When is a hotel not a hotel?

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In a recent case concerning a change of use of a hotel it was held that a mixed use can exist even where the different uses relate to the same parts, rather than separate parts, of the premises.

In the case of Westminster City Council v Property Investment (Developments) Limited (2015) concerning a change of use of a hotel to a mixed-use hotel and hostel, it was held that a mixed use can exist even where the different uses relate to the same parts, rather than separate parts, of the premises and that the inspector should have considered off-site impacts when determining whether any change of use was material.

An enforcement notice was issued in respect of an unauthorised, material change of use of a C1 hotel to a sui generis mixed-use hotel and hostel. A planning inspector allowed an appeal against the enforcement notice, leading Westminster City Council to appeal to the High Court and, following dismissal of that appeal, to the Court of Appeal.

The inspector had referred to guidance in Circular 03/2005 (now revoked) and the case of Panayi v Secretary of State for the Environment (1985), which both list factors that distinguish hotels and hostels. The inspector found that some factors pointing to a hostel use were present, such as the sharing of dormitories by people who did not know one another. However, the same dormitory rooms could be booked in the style of hotel rooms by people who did know one another. As no parts of the premises were used exclusively for hostel use, the inspector decided that there had been no change of use to a mixed hotel and hostel use.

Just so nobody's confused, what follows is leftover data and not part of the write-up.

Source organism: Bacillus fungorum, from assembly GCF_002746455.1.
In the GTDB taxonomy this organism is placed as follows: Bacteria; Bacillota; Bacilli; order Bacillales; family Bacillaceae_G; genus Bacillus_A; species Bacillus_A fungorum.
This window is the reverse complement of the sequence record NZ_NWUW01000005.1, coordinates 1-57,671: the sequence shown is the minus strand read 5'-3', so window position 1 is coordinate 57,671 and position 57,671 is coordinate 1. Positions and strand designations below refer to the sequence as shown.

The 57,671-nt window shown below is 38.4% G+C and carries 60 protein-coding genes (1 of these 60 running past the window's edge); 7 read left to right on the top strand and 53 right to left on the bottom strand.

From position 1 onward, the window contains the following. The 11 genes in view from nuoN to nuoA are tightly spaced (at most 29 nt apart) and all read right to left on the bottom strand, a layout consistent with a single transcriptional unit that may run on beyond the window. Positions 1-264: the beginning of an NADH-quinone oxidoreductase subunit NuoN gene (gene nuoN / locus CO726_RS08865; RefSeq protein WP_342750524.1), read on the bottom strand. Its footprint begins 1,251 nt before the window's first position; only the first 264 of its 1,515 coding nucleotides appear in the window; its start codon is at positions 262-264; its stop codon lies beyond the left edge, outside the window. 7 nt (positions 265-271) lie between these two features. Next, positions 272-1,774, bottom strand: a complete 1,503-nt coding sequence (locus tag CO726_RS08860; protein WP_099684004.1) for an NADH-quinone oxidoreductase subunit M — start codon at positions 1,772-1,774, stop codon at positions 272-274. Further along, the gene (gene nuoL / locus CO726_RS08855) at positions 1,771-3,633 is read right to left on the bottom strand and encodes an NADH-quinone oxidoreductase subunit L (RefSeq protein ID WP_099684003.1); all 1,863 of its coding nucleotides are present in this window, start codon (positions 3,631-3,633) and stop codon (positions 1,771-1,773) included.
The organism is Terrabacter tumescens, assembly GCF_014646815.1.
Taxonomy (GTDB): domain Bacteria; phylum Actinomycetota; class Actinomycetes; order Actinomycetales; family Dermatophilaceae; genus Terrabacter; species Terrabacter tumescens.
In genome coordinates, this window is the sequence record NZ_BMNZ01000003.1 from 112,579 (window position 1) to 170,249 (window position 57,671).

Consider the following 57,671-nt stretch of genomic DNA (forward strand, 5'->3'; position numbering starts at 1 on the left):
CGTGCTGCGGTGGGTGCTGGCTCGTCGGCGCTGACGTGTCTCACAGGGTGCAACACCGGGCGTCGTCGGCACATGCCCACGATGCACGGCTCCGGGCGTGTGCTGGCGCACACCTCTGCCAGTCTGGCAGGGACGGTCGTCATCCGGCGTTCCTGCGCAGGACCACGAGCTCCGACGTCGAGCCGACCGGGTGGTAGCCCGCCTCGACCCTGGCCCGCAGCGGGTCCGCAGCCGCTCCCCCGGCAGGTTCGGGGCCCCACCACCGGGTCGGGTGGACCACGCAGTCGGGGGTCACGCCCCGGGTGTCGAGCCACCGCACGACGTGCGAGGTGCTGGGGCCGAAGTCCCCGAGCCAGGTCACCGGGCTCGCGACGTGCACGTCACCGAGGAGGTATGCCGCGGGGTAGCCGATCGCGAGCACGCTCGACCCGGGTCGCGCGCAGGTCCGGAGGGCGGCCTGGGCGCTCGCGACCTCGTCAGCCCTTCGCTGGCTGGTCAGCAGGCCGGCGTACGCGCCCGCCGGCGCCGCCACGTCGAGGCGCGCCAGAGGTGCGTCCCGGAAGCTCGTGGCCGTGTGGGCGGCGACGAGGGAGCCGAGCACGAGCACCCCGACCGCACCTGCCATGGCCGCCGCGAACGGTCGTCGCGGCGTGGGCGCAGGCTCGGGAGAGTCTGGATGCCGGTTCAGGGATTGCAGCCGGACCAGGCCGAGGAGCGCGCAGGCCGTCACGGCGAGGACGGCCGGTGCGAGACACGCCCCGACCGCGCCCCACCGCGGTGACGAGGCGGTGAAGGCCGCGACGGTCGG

The Court of Appeal disagreed with the inspector’s conclusion. It was held that it is possible for a mixed use of a premises to exist where the different uses are associated with the same, rather than separate, parts of the premises.

When considering whether any change of use to a mixed hostel and hotel use would be a material change of use, the inspector had not had regard to any off-site impacts. This was despite being provided with evidence of detrimental impacts on the amenity of local residents. The Court held that the inspector’s approach was flawed and that when assessing whether a material change of use had occurred, it was necessary in this case to consider the off-site impacts of the change of use. The Court therefore allowed the Council’s appeal on this ground.

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